So it was around 2010 from memory I moved to a spectrum of control. Anyone who attended any of my workshops from around this time would surely have been introduced to A Mental Dumbbell. The dumbbell was an analogy with absolutely no control on the left and maximum control on the right with the bar between the two sets of weights representing the variances between these two extremes. 

I Always Struggled With The Word Control

The word control in the English language kind of implies a yes or a no. So, as a psychologist who believes in the power of words ‘control’ felt like it was still very black and white. Yes, you can say you have some control over something, but why use this word when there is a far better word for this? Do you want to guess before you scroll down?

Time To Think
Time To Think

That’s right, it’s influence.

So the dumbbell was updated. The far left became ‘no influence’. The extreme right became ‘maximum influence’. And between is all the shades of grey needed. Some influence, lots, a little and so on. So when I hear (or read) Control The Controllables I hear (or see) Influence the Influenceables. Watch the video for a much greater explanation of how to “control the controllables”.

What Influence the Influenceables is really trying to do is to emphasise that various different factors are much more beneficial to obsess about than others. And crucially a lot of these are typically not as naturally exciting as a lot of the stuff that is better off being noticed as opposed to forced.

How Influenceable Are Thoughts?

It is impossible not to form some heavy opinions about where key psychological concepts should fall on the spectrum when this is a central aspect of your working life. In particular, thoughts, feelings and actions. Still, to this day there are a significant number of psychologists who suggest that humans have a lot of influence on all three of these. And in changing one you are likely to change the other two as well.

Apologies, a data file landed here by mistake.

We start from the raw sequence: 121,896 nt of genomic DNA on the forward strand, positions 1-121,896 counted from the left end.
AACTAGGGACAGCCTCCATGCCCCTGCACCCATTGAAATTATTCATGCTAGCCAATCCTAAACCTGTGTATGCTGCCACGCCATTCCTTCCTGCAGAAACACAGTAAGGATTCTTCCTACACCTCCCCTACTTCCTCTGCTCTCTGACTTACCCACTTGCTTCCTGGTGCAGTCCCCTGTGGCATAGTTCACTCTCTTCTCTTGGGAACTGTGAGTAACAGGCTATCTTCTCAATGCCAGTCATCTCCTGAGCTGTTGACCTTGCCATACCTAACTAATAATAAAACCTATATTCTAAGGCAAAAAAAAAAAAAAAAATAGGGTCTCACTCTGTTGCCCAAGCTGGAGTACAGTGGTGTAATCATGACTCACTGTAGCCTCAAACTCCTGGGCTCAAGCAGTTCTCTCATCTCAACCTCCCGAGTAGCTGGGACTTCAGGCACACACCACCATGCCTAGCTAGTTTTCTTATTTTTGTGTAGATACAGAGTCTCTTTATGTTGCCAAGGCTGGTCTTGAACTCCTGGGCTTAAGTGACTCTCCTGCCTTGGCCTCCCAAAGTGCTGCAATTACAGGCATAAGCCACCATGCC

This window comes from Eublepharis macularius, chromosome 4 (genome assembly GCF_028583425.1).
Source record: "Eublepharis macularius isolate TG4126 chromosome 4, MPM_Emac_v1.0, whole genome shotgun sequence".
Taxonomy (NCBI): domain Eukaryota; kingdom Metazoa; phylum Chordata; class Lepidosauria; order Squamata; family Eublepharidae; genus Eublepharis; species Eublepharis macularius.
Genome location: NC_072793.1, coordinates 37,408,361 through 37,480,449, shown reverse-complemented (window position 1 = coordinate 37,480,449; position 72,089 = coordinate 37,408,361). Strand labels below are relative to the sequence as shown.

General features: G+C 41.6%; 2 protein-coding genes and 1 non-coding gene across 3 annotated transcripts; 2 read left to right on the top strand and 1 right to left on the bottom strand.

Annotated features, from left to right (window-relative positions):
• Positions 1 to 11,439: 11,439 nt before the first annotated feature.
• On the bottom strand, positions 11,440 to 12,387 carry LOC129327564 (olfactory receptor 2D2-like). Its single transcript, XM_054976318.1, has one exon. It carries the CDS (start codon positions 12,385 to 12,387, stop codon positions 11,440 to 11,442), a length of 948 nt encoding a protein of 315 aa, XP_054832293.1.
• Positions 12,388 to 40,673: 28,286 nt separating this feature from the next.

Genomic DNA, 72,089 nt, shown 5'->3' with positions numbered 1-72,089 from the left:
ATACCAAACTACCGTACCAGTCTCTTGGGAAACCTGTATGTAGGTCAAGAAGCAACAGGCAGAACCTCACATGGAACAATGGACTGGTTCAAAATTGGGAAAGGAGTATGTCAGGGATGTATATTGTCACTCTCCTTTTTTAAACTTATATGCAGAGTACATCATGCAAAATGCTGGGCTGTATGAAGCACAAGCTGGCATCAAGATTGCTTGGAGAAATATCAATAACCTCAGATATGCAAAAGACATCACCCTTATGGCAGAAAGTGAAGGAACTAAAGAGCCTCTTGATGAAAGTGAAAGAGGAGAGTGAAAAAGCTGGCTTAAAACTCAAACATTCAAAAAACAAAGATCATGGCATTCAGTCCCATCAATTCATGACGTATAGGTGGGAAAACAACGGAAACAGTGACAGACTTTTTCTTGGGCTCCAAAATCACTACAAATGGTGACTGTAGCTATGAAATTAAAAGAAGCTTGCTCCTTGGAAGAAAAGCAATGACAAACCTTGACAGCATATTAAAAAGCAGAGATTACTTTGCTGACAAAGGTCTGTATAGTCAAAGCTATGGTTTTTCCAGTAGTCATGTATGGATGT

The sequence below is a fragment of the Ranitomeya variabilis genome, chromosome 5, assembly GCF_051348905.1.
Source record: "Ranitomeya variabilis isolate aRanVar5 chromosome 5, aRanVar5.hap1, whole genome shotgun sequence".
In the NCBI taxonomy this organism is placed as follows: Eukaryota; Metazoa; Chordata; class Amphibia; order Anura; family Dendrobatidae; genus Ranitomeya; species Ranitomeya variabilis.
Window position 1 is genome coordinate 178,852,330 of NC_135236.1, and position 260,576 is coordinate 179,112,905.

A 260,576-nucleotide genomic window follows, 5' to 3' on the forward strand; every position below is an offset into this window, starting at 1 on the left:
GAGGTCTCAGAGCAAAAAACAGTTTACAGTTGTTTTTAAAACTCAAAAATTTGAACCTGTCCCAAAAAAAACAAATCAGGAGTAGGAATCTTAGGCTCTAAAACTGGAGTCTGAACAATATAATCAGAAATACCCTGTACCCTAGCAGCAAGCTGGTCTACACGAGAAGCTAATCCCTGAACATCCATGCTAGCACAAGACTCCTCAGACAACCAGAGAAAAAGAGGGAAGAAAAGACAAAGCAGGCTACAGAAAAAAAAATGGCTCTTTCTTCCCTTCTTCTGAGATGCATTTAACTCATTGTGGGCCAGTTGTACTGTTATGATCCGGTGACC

But that is just not true.

Acknowledging slight variations in the person, and the type of thought/emotion/action I firmly believe that this should be embedded in the value system of all performers. Your actions – especially the ones that have been well rehearsed – are highly influenceable. If you prefer the word control then they are highly controllable. When looking to ‘Control The Controllables’ basically it’s mostly these highly reliable motor skills. Thoughts are halfway down the spectrum. We have some influence but far less than our actions. And then feelings/emotions are very close to the left. We have a small amount of influence over them. Not nothing at all but typically less than many people believe.

Think about this for a second. Listen to your favourite song, and you might be influencing your mood for a few seconds, you might feel more joy. But try to feel joy for an entire day and you will fail every single time.